Seen on Facebook.

I'm not so interested in the "steel rod" claim. I'm interested in the anatomy claim: that the foreskin of a baby is attached to the glans by a membrane, in a similar way to the that of a fingernail attached to a finger.

Is there any extent to which this anatomical claim is correct? To what extent?

Text of claim:

The first stage of circumcision is to shove a steel rod into the baby's penis, to rip the foreskin away from the glans. At birth the foreskin is connected to the head of the penis by a membrane the way a fingernail is attached to the finger.

Image is of a wood splinter under a fingernail; hidden for obvious reasons

wood splinter under nail


1 Answer 1


There are similarities

The Wikipedia article on foreskin states...

Eight weeks after fertilization, the foreskin begins to grow over the head of the penis, covering it completely by 16 weeks. At this stage, the foreskin and glans share an epithelium (mucous layer) that fuses the two together. It remains this way until the foreskin separates from the glans.

However... that statement comes with a "medical citation needed".

So I looked some more and found this...


Separation of the foreskin from the glans penis occurs by desquamation and begins late in gestation, but remains incomplete in most male infants at birth. Only approximately 4 percent of males have a completely retractable foreskin at birth, and in more than half of newborn males, the foreskin cannot be retracted far enough to visualize the urethral meatus. After birth, penile growth and physiologic erection aid in the desquamation process and the formation of keratinized pearls (smegma) between the layers, which loosens the adhesions and allows retraction of the preputial skin.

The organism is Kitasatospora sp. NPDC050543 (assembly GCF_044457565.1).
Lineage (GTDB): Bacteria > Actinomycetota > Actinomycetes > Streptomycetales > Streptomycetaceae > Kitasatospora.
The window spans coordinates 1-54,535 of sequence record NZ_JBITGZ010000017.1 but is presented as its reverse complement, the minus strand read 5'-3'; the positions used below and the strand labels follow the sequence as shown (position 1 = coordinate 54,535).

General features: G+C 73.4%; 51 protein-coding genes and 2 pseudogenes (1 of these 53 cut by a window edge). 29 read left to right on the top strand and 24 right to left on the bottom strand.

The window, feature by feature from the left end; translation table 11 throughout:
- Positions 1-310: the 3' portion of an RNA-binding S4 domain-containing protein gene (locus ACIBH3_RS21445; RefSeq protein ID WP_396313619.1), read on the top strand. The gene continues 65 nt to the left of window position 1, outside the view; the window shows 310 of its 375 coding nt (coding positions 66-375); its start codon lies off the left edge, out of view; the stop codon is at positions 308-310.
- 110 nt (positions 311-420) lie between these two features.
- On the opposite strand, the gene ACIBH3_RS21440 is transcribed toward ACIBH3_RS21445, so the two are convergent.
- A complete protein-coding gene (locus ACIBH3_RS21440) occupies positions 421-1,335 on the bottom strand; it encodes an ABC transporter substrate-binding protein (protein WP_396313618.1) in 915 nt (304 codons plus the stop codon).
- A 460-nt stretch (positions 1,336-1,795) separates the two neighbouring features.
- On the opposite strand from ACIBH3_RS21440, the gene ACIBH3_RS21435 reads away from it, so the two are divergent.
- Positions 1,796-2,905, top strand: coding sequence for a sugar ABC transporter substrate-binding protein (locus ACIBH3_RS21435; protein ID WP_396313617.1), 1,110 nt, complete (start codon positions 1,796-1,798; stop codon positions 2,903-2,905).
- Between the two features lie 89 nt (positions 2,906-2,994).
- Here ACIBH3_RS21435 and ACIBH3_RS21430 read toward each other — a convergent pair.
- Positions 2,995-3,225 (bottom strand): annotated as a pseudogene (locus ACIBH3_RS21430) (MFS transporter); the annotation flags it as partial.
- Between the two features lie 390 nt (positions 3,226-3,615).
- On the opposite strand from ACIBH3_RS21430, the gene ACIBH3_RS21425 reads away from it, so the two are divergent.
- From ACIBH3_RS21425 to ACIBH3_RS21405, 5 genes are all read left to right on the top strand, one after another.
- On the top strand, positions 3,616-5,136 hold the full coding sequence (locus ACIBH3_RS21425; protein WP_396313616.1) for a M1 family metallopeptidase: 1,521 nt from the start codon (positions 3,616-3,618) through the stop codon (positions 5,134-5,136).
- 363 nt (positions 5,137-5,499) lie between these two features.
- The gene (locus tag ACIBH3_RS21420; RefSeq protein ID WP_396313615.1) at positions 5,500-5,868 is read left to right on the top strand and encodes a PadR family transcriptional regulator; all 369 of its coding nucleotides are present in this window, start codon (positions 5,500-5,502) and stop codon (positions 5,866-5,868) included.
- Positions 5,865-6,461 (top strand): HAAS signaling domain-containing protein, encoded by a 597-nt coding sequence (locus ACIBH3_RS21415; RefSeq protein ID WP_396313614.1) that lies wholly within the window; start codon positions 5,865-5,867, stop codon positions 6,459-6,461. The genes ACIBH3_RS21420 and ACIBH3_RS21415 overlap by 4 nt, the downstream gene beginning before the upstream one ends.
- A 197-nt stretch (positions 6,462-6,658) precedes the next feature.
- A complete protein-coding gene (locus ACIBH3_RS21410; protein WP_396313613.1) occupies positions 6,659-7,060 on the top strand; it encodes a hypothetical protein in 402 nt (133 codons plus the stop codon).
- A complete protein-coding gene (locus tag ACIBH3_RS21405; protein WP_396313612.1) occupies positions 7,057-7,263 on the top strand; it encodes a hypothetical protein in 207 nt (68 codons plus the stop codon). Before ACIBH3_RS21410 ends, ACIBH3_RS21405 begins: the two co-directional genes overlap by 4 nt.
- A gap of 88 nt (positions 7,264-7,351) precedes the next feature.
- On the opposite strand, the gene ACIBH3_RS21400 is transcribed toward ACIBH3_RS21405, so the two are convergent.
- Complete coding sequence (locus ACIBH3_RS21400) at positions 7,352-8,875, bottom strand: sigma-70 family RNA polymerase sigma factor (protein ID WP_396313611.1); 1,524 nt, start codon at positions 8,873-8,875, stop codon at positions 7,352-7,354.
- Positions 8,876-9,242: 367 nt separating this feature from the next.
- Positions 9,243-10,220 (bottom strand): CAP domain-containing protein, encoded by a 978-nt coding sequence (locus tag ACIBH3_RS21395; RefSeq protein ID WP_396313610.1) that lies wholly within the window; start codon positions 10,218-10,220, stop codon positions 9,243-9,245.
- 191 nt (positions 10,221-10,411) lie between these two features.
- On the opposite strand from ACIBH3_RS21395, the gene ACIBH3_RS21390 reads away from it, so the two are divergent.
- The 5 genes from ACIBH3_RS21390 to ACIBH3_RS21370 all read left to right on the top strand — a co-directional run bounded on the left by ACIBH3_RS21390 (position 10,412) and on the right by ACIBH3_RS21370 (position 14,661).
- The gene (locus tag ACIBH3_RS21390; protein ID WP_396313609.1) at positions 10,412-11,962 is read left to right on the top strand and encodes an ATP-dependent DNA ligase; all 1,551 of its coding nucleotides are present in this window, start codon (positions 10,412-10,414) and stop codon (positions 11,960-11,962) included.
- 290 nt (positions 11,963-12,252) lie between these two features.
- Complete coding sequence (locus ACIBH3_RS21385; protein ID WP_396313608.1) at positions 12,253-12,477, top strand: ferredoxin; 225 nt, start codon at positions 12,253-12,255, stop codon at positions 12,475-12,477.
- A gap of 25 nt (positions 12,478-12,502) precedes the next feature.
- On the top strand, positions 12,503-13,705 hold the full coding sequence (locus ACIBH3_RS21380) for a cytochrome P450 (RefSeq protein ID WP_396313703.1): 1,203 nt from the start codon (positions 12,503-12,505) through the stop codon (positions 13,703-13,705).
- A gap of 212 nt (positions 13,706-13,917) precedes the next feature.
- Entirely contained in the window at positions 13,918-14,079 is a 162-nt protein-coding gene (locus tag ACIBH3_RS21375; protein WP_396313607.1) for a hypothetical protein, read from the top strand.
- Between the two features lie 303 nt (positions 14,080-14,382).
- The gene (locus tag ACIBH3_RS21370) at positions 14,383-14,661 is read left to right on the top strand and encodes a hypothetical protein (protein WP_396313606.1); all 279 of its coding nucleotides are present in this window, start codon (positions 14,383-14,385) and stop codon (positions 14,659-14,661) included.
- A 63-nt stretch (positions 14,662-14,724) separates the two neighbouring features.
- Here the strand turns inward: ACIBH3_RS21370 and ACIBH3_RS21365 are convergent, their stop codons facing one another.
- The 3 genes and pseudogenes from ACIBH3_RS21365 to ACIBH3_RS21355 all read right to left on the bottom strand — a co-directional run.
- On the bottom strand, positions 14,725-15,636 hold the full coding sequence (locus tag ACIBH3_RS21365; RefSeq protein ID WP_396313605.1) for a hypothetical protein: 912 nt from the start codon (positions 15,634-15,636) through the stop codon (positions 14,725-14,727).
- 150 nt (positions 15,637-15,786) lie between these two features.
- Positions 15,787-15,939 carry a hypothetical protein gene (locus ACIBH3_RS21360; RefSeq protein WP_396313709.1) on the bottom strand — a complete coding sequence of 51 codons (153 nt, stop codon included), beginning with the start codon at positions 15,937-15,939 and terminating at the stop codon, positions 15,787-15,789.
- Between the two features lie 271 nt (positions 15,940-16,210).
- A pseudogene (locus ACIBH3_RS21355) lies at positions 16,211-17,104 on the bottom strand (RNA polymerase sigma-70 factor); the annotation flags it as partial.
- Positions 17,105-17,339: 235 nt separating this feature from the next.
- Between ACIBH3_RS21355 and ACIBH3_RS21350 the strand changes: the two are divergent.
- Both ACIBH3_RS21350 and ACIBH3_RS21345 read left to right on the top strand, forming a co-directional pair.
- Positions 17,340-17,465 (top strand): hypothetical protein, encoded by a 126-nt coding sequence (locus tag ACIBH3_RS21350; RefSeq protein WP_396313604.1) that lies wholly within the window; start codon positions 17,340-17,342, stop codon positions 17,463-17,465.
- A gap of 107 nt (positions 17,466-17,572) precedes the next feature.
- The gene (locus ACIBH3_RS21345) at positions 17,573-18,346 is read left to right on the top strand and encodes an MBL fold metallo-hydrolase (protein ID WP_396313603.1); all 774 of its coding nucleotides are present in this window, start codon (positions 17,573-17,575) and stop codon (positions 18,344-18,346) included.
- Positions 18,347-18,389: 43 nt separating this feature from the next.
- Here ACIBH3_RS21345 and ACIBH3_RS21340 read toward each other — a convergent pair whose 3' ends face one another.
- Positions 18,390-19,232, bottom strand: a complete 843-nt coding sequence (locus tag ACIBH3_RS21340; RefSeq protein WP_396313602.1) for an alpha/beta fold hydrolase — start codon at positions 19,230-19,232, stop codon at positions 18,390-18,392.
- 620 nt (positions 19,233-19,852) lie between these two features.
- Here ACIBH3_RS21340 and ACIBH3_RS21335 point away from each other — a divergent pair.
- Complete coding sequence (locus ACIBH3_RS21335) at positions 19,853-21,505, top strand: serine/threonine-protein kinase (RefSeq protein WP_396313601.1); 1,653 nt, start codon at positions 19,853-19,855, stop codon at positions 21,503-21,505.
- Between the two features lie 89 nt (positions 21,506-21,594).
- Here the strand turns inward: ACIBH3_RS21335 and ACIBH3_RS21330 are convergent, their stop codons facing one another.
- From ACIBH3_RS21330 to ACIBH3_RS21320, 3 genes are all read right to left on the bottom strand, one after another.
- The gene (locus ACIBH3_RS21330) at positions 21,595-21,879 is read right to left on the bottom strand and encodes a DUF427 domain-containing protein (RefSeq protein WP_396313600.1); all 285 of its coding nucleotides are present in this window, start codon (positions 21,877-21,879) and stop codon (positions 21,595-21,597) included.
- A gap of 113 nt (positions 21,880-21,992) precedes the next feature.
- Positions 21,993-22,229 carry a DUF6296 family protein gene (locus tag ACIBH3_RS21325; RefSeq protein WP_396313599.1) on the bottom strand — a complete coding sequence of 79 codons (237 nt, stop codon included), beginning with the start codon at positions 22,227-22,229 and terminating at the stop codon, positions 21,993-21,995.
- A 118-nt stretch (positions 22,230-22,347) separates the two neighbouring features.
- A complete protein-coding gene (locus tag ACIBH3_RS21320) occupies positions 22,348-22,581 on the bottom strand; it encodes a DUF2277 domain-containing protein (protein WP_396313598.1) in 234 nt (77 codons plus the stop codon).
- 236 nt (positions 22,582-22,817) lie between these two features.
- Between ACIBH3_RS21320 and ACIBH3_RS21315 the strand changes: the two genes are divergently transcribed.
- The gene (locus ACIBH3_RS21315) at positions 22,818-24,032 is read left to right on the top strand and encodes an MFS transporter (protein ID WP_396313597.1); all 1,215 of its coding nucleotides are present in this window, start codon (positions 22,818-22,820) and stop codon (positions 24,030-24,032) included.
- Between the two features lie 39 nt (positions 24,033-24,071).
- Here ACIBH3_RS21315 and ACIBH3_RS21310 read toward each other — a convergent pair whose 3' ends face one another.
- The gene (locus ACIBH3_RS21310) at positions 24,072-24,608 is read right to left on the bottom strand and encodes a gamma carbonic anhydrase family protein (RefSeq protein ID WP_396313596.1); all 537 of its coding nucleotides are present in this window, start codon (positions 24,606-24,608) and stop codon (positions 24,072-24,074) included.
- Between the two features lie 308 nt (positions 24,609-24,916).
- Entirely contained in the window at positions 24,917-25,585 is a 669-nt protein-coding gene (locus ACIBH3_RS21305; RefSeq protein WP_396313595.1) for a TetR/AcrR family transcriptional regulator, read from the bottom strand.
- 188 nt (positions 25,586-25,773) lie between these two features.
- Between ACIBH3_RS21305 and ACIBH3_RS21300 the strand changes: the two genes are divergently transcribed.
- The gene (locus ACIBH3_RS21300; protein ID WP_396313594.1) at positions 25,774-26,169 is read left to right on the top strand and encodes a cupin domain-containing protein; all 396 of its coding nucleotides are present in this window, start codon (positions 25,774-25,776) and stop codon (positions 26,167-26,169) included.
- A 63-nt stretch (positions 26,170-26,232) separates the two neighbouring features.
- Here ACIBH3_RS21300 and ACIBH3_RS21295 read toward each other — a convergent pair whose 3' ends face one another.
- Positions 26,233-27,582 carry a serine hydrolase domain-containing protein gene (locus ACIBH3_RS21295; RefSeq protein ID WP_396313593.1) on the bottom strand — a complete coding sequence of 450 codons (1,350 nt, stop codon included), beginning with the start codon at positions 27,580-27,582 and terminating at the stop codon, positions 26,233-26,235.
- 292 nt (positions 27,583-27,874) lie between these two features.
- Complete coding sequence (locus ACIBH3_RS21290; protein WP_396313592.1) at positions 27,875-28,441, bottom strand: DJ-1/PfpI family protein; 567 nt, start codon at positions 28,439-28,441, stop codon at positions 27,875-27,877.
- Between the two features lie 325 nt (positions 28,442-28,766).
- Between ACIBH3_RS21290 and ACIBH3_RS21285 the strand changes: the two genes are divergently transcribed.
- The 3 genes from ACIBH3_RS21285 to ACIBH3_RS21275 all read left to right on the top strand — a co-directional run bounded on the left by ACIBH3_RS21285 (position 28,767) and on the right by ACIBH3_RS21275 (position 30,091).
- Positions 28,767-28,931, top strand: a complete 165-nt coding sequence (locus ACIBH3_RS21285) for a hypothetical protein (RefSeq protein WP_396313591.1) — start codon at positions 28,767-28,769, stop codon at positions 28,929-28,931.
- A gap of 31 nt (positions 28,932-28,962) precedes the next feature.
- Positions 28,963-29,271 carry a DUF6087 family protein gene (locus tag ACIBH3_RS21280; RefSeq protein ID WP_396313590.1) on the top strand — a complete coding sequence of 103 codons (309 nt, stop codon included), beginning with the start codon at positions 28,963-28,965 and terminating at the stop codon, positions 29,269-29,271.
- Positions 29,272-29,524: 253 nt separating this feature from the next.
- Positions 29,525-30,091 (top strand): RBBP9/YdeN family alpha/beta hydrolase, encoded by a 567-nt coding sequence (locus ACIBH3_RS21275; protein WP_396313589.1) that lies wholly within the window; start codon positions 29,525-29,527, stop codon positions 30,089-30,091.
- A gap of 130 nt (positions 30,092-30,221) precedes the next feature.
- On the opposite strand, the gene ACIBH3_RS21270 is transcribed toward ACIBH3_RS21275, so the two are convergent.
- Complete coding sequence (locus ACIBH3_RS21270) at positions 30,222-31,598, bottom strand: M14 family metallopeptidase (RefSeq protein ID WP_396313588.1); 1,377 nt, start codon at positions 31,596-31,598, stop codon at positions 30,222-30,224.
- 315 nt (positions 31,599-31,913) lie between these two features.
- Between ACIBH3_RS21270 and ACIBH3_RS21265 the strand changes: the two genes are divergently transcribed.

So it seems that — kind of like with nails — the foreskin and the glans do stick together in infant boys and requires desquamation to allow retraction of the foreskin. If this anything like getting a nail pulled is hard to know since no infant has ever been able to compare and describe the two kinds of experience, but boys will — eventually — go through separation of the foreskin from the glans.

  • 2
    The "all boys" discounts for developmental problems that are possible. Related info Aug 24, 2018 at 15:38
  • But, ultimately, the fingernail it attached because the root of the nail is embedded much deeper in the finger, right? So the similarities cited, to make it sound like that part of the procedure is like ripping out fingernails, aren't accurate, at the core of what they are trying to claim. May 17, 2023 at 14:21

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